The Amazing Taiga

By:Alissa Gowens, Alex Lopez, Lisa Carroll

Cool Things To Do In The Taiga

There are very cool things to see and do in the taiga region. One major factor is that you can see the northern lights, it is one of the best places to see the northern lights. Also if you are looking for adventure or just something new the taiga is located on both sides of the earth.Those are just a few interesting things about the taiga.
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Best Time To Go

The best time to visit the taiga is in the summer. The weather can go up to the fifties in the summer it's not that warm. I would recommend a light jacket just to be safe.


The taiga goes through seasonal changes just like us, but the changes aren't as dramatic as ours. The temperature can go as low as -65F but can also go all the way up 50F. Most of the rainfall happens in the warm humid weather in the winter you might not see as much rain as in the summer. The rainfall each year can go to be 12-33 inches.


The soil in the taiga is very poor. It's not very good for growing plants, but some plants do grow even in this poor soil.


Due to the harsh cold weather in the taiga not many plants can grow there. The trees consist of pine, white spruce, and hemlock. The pine is actually useful for keeping water inside the dark casing from being so smooth. There are some small plants there like orchids, they use the snow as a shelter. Forestry and forest fires are a major threat to the plants that live in the taiga.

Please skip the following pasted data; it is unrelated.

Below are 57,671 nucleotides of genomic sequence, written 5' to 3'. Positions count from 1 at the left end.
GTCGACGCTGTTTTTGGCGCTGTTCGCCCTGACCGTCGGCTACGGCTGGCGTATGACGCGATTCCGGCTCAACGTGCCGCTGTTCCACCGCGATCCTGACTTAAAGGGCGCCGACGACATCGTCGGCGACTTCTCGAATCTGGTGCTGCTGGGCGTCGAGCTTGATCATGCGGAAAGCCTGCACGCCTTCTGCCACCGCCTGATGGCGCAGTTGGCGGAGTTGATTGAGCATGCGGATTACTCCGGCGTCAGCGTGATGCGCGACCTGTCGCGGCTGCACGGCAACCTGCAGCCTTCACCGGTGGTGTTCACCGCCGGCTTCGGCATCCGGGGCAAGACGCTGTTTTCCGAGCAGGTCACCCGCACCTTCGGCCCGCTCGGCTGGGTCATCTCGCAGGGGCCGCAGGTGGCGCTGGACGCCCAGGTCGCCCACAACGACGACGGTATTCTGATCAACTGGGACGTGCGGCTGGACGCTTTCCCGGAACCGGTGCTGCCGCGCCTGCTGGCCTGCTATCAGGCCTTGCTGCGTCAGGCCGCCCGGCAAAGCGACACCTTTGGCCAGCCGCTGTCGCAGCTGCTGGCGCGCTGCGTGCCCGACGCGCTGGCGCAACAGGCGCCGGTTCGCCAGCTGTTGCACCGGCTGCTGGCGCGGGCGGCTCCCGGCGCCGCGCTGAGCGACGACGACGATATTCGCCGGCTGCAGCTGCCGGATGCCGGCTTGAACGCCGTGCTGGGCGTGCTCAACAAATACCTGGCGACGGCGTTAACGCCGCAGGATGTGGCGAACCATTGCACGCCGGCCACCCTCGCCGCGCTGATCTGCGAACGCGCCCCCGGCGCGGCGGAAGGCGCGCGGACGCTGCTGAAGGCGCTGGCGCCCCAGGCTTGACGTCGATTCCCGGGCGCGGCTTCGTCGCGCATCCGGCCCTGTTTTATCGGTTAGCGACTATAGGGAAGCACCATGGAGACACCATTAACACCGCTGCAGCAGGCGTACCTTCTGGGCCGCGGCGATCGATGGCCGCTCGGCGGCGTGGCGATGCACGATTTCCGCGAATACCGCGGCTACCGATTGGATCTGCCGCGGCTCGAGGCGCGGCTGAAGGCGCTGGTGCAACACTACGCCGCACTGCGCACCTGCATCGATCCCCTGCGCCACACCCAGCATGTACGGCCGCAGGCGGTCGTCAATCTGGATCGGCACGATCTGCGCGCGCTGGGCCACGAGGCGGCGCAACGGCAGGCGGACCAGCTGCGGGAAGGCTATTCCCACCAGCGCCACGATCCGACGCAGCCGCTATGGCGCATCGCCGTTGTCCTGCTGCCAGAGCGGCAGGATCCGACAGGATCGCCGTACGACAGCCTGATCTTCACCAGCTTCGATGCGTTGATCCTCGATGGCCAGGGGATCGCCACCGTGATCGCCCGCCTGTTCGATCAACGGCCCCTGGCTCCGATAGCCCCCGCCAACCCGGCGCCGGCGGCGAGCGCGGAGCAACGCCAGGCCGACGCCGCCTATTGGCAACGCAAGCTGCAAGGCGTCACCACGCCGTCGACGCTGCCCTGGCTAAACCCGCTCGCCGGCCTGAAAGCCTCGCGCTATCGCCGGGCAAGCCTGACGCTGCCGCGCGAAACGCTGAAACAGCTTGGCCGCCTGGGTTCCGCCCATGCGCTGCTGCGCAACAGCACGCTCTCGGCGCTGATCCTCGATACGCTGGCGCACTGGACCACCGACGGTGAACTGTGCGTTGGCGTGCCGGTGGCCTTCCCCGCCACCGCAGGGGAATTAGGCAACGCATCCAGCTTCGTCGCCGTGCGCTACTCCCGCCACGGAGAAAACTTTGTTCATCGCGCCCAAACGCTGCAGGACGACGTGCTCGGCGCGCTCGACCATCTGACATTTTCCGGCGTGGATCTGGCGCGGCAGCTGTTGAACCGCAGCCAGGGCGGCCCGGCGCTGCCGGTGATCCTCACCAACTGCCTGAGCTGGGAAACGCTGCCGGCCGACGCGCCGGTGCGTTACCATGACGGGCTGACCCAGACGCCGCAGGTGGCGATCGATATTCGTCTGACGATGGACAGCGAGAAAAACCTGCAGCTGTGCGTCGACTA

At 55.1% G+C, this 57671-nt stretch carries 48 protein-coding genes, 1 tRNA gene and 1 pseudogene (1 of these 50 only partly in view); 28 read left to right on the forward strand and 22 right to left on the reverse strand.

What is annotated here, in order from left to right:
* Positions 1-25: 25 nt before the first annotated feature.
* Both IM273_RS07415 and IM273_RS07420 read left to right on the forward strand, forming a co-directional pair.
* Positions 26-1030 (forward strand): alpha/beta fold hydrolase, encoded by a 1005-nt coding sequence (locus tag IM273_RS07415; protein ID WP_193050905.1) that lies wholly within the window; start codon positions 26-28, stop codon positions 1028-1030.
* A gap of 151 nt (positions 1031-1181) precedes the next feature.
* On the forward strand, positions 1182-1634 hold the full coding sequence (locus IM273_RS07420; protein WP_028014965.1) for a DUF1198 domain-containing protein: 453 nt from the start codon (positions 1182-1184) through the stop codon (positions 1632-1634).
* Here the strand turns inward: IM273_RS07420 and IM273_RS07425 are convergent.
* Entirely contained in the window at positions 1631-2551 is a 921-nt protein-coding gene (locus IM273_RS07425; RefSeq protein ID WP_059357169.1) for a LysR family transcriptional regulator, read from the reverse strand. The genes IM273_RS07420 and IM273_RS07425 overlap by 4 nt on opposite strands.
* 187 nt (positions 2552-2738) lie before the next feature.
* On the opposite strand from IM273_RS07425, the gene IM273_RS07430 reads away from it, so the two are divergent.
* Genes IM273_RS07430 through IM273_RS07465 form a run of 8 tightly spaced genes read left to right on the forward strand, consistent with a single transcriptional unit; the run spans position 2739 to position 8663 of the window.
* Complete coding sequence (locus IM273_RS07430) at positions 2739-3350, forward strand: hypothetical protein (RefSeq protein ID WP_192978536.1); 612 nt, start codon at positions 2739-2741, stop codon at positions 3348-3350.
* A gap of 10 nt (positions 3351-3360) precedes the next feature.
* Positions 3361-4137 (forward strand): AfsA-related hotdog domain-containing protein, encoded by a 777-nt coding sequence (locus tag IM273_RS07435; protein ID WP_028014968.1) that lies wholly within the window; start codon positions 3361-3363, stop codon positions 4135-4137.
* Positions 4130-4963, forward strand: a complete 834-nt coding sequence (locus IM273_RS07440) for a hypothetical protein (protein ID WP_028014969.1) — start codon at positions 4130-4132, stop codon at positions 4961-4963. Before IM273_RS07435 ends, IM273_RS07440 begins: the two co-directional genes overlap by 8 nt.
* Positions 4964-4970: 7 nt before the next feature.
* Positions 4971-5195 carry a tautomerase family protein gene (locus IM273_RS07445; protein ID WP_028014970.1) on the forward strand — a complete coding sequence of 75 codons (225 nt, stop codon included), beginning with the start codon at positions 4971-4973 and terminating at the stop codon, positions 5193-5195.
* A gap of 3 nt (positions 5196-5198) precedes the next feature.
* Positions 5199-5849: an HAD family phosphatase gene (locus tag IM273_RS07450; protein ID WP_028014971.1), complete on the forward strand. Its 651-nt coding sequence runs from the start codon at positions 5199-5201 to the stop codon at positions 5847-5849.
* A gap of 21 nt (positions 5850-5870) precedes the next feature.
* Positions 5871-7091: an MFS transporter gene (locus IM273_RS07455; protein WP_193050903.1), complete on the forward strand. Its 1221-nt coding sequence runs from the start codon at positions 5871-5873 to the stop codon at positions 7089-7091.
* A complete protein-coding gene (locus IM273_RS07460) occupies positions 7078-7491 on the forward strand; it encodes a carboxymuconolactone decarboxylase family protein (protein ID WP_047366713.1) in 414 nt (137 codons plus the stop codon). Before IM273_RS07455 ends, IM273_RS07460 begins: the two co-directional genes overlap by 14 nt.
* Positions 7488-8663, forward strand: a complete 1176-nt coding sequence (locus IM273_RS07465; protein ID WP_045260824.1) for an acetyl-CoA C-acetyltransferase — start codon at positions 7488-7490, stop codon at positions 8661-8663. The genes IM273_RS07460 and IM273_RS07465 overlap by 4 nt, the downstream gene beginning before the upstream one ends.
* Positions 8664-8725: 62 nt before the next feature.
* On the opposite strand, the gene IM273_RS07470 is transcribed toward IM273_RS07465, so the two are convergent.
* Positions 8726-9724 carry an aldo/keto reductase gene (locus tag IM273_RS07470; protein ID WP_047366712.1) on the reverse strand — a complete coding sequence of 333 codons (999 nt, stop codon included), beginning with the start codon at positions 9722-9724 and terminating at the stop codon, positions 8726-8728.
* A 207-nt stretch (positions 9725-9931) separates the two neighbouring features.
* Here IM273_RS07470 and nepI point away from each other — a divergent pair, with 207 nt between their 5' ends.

The lynx is one animal that can be found in the taiga. They hunt at night and tend to avoid human contact and are rarely seen by humans. They eat things like mice, squirrels and birds. Moose's are also found in the taiga. The moose is the largest deer species alive. They tend to eat things like shrubs and pinecones. Their hooves act like snowshoes to support the animal in the snow or muddy ground. They tend to be seen near lakes or rivers.
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The taiga is truly an amazing place that has unique features and its own unique plant and animal life. Everyone should come see the taiga for themselves.